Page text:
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I am considering adding speakers into my full face Shoei helmet. I have a GPS and and iPhone. The purpose of the bluetooth speakers will be to listen to music while riding and to hear the GPS directions. I do not want a microphone becuase I ride solo and also do not want to make or receive phone calls.

Is there a solution out there for me? It seems most solutions (like SENA) focus on the mic and communication ability.
 

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Hey Strombastic,
I just purchased the Cardo Scalarider QZ last week. It is a solo rider bluetooth setup. It does not have communication abilities to other riders. Only phone calls, music etc. The microphone can be removed. Also the speakers can be replaced with any type with an audio jack. Ex. Ear buds, other headphones. I put my phone in my rear tail bag. Works most of the time. It does cut out once in a while. When its in my jacket there are no issues. It comes with a helmet clamp mount and adhesive mount. The bluetooth unit detaches from the mount by a release lever. Check it out. I picked it up for $130 here in michigan. Also there is a Cardo App that makes changing settings on the unit easy.
 

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FORUM GODFATHER.....R.I.P. PAT
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Riders with audio equipment have three tasks involving hearing. Number one is to protect it. Wind noise harm is cumulative. Hearing damage can do more than reduce volume. It can make it more difficult to distinguish sounds among other sounds, like having a conversation in a noisy environment. My big fear though is tinnitus. I have a friend who had to go on disability because of it. Sufferers get a constant tone nothing can stop. It takes precedence over all other sounds and can make it very difficult to sleep. All riders should wear earplugs. The faster and farther you go, the more important they are.

Only number two is to hear an audio source. That is a second consideration. Something is needed to reduce ambient sound so an audio source can be heard at a less than harmful volume. Some people claim they can hear helmet speakers through earplugs. I haven't tried but the two seem to be at cross purposes.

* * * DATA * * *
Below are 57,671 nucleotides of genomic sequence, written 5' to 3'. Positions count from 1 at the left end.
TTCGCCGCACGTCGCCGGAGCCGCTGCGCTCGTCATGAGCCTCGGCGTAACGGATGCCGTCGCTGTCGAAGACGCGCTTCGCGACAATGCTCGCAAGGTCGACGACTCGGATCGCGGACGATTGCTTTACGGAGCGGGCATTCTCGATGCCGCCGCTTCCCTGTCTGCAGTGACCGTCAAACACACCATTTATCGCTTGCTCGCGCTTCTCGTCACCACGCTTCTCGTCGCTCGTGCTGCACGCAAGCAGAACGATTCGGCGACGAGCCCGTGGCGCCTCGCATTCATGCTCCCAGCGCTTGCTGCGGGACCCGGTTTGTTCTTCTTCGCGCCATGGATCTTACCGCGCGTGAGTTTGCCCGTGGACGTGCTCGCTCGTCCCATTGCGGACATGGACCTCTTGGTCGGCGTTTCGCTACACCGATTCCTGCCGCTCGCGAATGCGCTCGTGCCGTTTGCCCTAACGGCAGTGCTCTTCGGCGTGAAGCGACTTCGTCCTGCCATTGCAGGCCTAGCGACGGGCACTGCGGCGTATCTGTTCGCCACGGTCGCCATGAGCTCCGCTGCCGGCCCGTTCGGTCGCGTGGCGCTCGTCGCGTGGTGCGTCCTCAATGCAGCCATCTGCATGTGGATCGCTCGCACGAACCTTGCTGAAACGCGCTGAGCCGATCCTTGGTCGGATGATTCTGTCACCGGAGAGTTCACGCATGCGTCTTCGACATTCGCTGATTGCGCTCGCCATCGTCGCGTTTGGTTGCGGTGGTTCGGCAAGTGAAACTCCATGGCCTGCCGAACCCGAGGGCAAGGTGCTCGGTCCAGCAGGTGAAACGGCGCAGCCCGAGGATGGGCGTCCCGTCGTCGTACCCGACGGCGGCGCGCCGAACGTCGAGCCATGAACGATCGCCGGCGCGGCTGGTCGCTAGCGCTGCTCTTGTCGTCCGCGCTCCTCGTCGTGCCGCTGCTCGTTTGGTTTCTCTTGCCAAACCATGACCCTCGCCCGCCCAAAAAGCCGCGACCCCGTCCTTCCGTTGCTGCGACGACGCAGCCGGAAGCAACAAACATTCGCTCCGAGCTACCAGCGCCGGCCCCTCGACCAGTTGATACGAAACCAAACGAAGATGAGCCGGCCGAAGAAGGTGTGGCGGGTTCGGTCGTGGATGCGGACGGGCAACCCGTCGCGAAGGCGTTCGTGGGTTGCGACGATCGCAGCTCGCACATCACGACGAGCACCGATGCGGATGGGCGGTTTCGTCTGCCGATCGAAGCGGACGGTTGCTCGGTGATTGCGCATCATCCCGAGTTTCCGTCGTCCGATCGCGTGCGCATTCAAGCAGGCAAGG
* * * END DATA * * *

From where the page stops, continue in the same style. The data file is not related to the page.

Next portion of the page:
Number three is comfort. You can't protect your hearing or hear audio if the device(s) are too uncomfortable to use.

What worked for me is custom earphones. They reduce ambient noise almost as well as foam earplugs, allow sound to be heard at normal volume and can be worn day after day, solving all criteria. Over the counter earphone that claim ambient noise reduction worked for me for a while but became uncomfortable after a few hours. When touring, my ear would start bleeding on the second day.

This is what I used.
Got Ears?® Brand Challenger Custom Molded Isolation Earphones (FREE Impression Kit + FREE Shipping Included!) - Perfect-Fit™ CMCP Model Custom Motorcycle Ear Plugs (FREE Impression Kit + FREE Shipping Included!) (One Pair)
 

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I have the Uclear system, it has a microphone but no boom.

The microphone is built into the ear piece so you could use it for communication if required at a later date but you don't have the boom or mic getting in the way.
 

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Discussion Starter #6